A Health Savings Account (HSA) is a tax-advantaged medical savings account available to taxpayers in the United States who are enrolled in an HSA Qualified High Deductible Health Plan (HDHP). The funds contributed to an account are not subject to federal income tax at the time of deposit. Unlike a Flexible Spending Account (FSA), funds roll over and accumulate year to year if not spent. HSAs are owned by the individual, which differentiates them from company-owned Health Reimbursement Arrangements (HRA) that are an alternate tax-deductible source of funds paired with either HDHPs or standard health plans. HSA funds may currently be used to pay for qualified medical expenses at any time without federal tax liability or penalty. Withdrawals for non-medical expenses are treated very similarly to those in an IRA in that they may provide tax advantages if taken after retirement age, and they incur penalties if taken earlier. These accounts are a component of consumer driven health care (CDHC). Proponents of HSAs believe that they are an important reform that will help reduce the growth of health care costs and increase the efficiency of the health care system. In addition, HSAs encourage saving for future health care expenses, allowing the patient to receive needed care without a gate keeper to determine what benefits are allowed making consumers more responsible for their own health care choices through the required High-Deductible Health Plan.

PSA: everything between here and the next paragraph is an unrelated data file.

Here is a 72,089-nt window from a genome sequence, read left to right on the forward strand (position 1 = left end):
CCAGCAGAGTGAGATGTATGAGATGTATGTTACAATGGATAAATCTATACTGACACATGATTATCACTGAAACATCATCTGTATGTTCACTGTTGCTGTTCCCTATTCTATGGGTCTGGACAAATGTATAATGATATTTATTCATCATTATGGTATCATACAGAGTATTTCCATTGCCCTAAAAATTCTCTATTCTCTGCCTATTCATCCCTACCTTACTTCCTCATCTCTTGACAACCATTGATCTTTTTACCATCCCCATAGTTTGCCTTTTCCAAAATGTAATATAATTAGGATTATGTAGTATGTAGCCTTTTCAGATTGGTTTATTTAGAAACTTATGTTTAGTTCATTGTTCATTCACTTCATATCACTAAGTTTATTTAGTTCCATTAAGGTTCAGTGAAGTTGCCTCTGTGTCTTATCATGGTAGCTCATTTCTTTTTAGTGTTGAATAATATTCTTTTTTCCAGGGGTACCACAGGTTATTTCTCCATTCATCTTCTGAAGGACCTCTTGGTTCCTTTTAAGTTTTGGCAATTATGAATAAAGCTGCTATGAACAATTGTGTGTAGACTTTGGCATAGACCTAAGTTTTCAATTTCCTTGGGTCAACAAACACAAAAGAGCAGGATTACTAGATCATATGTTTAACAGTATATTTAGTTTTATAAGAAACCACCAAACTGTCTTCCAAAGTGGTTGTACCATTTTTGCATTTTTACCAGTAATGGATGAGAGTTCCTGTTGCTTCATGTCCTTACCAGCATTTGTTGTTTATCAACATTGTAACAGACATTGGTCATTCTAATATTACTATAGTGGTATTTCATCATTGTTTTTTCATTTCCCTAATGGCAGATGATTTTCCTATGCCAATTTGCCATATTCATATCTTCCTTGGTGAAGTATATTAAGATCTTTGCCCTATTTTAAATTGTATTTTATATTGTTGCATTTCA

*Source: Aon Consulting and the International Society of Certified Employee Benefits Specialists
*Source: Aetna Survey